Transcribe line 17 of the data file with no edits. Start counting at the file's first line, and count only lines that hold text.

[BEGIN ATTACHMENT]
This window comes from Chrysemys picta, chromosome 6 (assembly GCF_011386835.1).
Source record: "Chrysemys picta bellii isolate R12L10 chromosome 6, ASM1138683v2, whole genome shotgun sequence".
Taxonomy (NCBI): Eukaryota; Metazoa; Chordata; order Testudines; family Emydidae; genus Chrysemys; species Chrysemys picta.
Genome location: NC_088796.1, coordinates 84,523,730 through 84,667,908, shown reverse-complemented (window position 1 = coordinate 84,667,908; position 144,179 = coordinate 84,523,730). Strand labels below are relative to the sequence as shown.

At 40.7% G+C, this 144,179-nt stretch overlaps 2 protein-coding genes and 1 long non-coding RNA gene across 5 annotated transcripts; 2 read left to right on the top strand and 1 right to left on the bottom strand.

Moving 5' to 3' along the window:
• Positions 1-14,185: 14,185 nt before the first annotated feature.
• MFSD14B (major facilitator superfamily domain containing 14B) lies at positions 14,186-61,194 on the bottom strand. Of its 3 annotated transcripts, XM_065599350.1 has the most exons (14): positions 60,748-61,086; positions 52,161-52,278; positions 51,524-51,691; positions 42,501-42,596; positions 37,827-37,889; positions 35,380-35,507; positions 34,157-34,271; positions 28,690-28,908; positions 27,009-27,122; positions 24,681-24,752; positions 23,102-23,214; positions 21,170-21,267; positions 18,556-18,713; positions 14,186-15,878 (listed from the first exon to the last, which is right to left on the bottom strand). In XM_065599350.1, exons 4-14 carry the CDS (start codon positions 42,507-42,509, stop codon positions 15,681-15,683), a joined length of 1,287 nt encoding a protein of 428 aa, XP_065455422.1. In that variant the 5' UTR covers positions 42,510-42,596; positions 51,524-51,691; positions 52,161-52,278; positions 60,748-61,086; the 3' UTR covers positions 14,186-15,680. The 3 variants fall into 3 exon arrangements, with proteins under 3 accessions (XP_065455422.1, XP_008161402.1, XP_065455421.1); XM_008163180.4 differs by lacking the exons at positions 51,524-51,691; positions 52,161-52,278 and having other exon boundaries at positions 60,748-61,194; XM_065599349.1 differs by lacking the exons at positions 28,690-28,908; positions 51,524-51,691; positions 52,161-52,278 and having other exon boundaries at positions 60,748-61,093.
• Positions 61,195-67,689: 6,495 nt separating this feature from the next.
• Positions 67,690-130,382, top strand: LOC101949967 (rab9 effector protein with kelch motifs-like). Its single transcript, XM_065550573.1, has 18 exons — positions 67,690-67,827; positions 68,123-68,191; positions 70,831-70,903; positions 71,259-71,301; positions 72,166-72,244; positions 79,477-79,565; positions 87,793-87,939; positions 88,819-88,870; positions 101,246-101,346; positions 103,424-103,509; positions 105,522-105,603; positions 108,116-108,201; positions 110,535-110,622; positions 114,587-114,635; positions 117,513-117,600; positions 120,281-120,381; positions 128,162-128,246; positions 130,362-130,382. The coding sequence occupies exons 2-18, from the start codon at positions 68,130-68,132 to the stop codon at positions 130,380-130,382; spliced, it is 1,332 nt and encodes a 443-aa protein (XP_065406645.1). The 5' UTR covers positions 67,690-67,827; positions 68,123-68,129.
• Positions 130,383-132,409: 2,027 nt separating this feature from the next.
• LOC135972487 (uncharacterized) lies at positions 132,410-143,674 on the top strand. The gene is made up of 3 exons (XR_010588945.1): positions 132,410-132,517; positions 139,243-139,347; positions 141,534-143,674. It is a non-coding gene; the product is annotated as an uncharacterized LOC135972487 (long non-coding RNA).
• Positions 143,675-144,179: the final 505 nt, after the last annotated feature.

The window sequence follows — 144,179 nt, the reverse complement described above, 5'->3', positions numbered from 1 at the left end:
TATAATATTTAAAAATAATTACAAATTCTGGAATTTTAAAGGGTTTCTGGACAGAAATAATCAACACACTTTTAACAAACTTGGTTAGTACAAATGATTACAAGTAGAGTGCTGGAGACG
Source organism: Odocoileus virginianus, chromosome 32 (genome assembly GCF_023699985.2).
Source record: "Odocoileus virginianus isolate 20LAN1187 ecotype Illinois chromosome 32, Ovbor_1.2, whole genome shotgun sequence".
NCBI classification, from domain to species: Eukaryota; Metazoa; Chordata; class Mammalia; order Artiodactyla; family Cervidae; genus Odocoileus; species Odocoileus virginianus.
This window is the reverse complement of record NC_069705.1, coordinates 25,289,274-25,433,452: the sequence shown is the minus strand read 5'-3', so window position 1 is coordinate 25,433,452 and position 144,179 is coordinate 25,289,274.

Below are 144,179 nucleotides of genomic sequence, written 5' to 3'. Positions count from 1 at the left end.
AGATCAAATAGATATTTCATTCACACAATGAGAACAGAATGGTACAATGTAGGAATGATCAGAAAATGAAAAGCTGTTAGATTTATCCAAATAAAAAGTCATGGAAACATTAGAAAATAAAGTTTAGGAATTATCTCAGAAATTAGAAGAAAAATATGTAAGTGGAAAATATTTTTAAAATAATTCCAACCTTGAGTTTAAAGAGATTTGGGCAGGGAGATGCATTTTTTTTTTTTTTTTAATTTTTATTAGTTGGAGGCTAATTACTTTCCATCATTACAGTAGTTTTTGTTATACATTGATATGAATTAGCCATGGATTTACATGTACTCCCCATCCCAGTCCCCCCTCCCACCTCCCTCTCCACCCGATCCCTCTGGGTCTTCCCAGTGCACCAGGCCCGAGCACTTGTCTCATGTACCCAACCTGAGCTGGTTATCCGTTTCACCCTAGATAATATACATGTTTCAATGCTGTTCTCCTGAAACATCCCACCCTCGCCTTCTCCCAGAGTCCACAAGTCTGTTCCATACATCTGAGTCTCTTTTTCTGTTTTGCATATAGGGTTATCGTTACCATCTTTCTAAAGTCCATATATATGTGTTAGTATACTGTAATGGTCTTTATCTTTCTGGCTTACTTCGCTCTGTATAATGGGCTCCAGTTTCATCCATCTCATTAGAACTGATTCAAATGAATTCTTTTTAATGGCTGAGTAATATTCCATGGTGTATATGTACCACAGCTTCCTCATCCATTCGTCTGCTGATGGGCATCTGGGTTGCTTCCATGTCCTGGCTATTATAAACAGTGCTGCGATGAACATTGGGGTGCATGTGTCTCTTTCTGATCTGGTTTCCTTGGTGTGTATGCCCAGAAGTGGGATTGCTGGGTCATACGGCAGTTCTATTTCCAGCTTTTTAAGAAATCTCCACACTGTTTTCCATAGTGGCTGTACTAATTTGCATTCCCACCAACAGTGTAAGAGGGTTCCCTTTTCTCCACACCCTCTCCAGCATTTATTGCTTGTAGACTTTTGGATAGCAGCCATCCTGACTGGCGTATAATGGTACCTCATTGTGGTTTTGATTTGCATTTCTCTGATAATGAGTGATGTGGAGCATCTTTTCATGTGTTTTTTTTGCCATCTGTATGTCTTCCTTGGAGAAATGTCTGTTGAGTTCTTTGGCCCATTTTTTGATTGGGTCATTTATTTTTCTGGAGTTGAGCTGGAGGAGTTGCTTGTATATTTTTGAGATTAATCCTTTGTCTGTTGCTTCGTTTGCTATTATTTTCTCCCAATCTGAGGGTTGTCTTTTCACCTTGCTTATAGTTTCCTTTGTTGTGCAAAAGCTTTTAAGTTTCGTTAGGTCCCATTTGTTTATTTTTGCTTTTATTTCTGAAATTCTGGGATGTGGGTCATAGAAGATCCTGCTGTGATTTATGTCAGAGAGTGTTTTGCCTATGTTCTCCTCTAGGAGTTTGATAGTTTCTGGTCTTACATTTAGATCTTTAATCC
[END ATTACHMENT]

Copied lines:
Source record: "Odocoileus virginianus isolate 20LAN1187 ecotype Illinois chromosome 32, Ovbor_1.2, whole genome shotgun sequence".